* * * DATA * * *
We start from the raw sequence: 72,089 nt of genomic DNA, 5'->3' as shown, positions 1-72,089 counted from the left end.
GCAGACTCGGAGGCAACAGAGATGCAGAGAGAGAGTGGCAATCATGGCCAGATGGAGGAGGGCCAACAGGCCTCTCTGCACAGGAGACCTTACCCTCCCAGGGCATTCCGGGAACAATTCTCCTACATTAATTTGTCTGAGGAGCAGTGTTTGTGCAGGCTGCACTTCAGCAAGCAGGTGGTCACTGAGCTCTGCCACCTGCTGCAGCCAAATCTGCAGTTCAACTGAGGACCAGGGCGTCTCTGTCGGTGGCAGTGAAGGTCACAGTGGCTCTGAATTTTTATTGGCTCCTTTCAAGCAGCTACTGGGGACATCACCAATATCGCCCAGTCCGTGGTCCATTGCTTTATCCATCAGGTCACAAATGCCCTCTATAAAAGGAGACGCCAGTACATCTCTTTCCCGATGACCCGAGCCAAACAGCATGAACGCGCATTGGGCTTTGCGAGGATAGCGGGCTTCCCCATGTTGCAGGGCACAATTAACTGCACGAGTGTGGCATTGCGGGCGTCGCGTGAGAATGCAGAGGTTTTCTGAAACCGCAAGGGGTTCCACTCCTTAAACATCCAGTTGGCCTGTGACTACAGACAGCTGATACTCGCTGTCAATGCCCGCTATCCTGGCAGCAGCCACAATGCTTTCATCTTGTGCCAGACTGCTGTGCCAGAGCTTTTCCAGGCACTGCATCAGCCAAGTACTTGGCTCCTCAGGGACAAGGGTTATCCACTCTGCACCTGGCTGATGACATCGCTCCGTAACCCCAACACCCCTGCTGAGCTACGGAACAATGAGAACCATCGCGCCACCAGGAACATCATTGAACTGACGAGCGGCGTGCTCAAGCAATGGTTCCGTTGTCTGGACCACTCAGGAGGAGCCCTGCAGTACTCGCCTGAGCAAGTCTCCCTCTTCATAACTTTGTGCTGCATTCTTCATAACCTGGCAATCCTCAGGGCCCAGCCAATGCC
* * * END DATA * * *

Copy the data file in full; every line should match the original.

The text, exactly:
We start from the raw sequence: 72,089 nt of genomic DNA, 5'->3' as shown, positions 1-72,089 counted from the left end.
GCAGACTCGGAGGCAACAGAGATGCAGAGAGAGAGTGGCAATCATGGCCAGATGGAGGAGGGCCAACAGGCCTCTCTGCACAGGAGACCTTACCCTCCCAGGGCATTCCGGGAACAATTCTCCTACATTAATTTGTCTGAGGAGCAGTGTTTGTGCAGGCTGCACTTCAGCAAGCAGGTGGTCACTGAGCTCTGCCACCTGCTGCAGCCAAATCTGCAGTTCAACTGAGGACCAGGGCGTCTCTGTCGGTGGCAGTGAAGGTCACAGTGGCTCTGAATTTTTATTGGCTCCTTTCAAGCAGCTACTGGGGACATCACCAATATCGCCCAGTCCGTGGTCCATTGCTTTATCCATCAGGTCACAAATGCCCTCTATAAAAGGAGACGCCAGTACATCTCTTTCCCGATGACCCGAGCCAAACAGCATGAACGCGCATTGGGCTTTGCGAGGATAGCGGGCTTCCCCATGTTGCAGGGCACAATTAACTGCACGAGTGTGGCATTGCGGGCGTCGCGTGAGAATGCAGAGGTTTTCTGAAACCGCAAGGGGTTCCACTCCTTAAACATCCAGTTGGCCTGTGACTACAGACAGCTGATACTCGCTGTCAATGCCCGCTATCCTGGCAGCAGCCACAATGCTTTCATCTTGTGCCAGACTGCTGTGCCAGAGCTTTTCCAGGCACTGCATCAGCCAAGTACTTGGCTCCTCAGGGACAAGGGTTATCCACTCTGCACCTGGCTGATGACATCGCTCCGTAACCCCAACACCCCTGCTGAGCTACGGAACAATGAGAACCATCGCGCCACCAGGAACATCATTGAACTGACGAGCGGCGTGCTCAAGCAATGGTTCCGTTGTCTGGACCACTCAGGAGGAGCCCTGCAGTACTCGCCTGAGCAAGTCTCCCTCTTCATAACTTTGTGCTGCATTCTTCATAACCTGGCAATCCTCAGGGCCCAGCCAATGCC